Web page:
To be candid, I had prepared myself for the possibility of not receiving a bid. I acknowledged that I didn’t fit the stereotype of fraternity. I never perceived myself as “cool,” and I was one of very few who had navigated an entire semester of college without consuming a drop of alcohol. Adding to that the color of my skin … yes, that was a concern. Was it justified? Probably not, but I didn’t explicitly ask, and no one explicitly told me that it wasn’t.
As I opened the yellow envelope and pulled out two bids, I felt a sense of relief. The choice was not difficult. My conversations with the men of Phi Kappa Psi were genuine, and I felt at home every minute that I spent with them. It never dawned on me that this decision would commence a lifelong journey. Furthermore, the thought of Fraternity extending well beyond the carefully manicured campus of Butler University also eluded me.
I can’t claim that my next three and a half years as an undergraduate member of Phi Kappa Psi were stellar. At 19 years old, although the Fraternity was important to me, I encountered other challenges that got in the way. Despite the scholarships, grants, and loans that covered my tuition, I juggled two and sometimes three jobs at a time to pay dues and have some spending money. I was also learning how to manage my time, between schoolwork, Fraternity obligations, and my family. Above all, I was still trying to figure out who I was.
Ultimately, the challenges in my life opened my eyes to what being part of Phi Kappa Psi really meant to me. You see, when considering membership and fearing the worst, it was easy for me to see what set me apart from the others in my chapter. However, over the next three and a half years, I came to realize how much more we shared in common than the differences I initially saw.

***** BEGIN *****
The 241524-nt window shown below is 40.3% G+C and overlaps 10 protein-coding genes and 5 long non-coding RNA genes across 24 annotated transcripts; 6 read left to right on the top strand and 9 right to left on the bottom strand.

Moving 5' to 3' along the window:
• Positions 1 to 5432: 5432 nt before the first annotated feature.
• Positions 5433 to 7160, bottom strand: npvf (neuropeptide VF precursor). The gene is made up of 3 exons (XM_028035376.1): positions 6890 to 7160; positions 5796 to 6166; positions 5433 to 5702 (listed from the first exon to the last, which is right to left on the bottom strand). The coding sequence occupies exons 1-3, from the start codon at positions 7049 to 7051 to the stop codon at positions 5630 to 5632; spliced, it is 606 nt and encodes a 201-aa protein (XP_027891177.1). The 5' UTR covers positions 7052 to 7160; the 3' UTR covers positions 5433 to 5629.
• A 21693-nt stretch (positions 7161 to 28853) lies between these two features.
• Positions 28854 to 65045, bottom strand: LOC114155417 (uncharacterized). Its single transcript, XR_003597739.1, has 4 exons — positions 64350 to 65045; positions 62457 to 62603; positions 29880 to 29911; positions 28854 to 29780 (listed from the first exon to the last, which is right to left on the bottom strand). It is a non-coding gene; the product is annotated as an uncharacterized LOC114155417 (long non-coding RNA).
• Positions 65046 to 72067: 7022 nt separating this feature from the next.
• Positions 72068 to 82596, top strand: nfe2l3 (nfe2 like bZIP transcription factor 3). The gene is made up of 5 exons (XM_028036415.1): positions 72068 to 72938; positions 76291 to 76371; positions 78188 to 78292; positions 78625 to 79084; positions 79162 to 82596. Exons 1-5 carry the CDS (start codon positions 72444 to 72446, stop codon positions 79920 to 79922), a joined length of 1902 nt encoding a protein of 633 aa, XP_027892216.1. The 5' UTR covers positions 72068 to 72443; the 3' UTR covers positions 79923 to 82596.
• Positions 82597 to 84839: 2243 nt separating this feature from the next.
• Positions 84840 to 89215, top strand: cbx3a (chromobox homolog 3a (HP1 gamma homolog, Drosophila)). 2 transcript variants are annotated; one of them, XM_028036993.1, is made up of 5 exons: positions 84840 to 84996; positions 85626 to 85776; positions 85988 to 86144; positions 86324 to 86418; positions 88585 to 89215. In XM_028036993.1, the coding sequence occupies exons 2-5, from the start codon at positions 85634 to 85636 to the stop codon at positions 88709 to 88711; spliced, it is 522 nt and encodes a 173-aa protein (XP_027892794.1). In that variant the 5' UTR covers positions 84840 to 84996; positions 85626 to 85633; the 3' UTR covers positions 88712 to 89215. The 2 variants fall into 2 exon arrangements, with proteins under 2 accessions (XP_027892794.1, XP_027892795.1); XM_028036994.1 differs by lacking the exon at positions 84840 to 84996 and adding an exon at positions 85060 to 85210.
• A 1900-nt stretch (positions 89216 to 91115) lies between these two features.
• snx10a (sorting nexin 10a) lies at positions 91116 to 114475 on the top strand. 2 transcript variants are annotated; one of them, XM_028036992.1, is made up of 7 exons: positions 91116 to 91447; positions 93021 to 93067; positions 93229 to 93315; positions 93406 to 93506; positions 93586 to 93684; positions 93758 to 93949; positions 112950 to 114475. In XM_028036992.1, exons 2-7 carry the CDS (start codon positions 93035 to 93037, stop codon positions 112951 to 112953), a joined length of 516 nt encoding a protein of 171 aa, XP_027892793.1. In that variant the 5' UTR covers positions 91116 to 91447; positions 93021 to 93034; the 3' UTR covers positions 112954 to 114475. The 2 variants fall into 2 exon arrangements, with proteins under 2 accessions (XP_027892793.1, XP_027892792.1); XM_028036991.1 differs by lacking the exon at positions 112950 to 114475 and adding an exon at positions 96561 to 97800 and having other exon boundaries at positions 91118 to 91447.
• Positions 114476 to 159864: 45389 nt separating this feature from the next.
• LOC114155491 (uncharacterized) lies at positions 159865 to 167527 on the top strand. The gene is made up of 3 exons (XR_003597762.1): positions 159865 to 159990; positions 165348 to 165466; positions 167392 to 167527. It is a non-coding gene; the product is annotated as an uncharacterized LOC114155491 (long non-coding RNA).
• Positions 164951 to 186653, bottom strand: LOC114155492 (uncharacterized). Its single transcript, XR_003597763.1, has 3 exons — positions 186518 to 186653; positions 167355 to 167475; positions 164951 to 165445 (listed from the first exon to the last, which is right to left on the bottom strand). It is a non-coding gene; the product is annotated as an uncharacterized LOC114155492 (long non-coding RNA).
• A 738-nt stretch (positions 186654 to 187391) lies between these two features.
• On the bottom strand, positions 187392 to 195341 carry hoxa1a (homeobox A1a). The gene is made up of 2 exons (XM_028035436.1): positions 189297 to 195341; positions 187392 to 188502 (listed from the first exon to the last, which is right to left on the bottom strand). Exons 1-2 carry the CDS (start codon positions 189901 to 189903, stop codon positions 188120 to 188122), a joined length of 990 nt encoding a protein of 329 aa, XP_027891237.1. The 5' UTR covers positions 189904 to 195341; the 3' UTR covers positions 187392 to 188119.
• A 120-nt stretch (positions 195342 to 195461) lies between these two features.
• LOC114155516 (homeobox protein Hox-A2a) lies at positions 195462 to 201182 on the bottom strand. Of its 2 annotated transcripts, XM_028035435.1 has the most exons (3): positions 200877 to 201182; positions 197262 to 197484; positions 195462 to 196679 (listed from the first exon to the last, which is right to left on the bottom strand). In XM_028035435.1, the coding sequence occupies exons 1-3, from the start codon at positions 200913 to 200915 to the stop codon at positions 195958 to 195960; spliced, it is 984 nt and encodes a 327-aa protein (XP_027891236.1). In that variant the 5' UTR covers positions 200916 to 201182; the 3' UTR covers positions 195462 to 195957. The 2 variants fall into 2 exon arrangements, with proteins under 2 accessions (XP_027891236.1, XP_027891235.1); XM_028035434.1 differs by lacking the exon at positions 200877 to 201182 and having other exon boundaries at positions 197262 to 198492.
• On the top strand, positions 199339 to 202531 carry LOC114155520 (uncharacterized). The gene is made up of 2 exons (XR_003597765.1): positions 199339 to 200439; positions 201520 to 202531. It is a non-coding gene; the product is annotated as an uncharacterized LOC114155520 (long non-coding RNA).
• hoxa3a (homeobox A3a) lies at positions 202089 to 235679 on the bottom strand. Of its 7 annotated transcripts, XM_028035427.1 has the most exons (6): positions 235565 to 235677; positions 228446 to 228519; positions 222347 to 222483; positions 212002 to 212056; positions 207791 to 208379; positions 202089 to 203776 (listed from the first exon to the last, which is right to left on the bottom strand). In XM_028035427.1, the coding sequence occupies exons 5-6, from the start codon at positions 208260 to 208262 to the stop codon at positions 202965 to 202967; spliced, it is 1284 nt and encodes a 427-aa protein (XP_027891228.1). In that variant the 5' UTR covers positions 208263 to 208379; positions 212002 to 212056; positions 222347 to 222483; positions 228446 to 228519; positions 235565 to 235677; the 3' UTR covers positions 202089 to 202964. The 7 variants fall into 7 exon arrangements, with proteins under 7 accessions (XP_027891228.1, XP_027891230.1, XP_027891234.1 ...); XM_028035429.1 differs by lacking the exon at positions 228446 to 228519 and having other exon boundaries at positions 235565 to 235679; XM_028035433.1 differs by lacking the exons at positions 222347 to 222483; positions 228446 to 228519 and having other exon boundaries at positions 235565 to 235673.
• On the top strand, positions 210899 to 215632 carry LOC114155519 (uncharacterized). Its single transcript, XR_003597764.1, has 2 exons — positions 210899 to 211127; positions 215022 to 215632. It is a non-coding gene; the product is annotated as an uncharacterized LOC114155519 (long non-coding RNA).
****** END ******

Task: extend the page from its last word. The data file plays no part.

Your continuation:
Just like the others, in Phi Kappa Psi I found a home away from home. A family that was there for me when my biological family was a few hundred miles away. Older brothers to challenge me and younger brothers to offer advice to. A road trip would often turn into an educational journey, while spirited debate often resulted in a newfound respect of those with differing opinions. Community service opportunities offered a window into the world outside of the bubble that I’d grown up in. Most of all, packed into a room every Sunday evening at 8 p.m. for chapter meetings, the leadership, teamwork and trust that we placed upon one another showed me what was possible when a group of well-intentioned college students came together to get stuff done.
Of course, there were some college shenanigans that came along the way, and yes, those experiences brought forth valuable lessons as well. With each encounter came a new life lesson, and with each lesson a deeper sense of loyalty grew. It’s been two decades since I graduated from Butler, but Phi Psi continues to be a source of support and growth for me.
Every fall a new group of students step onto a college campus, ready to embark on a newfound four-year journey. With the first taste of freedom comes numerous questions and challenges, an exploration to unpack the first 18 years of their lives. It’s not an easy road, and I can’t imagine it’s an easy journey to travel alone.
I wouldn’t be the man I am today without the love, care and guidance of my parents and my family at home. However, it is my brothers in Phi Kappa Psi who helped me understand who that man really is.
Ronald K. Ransom II Butler ’00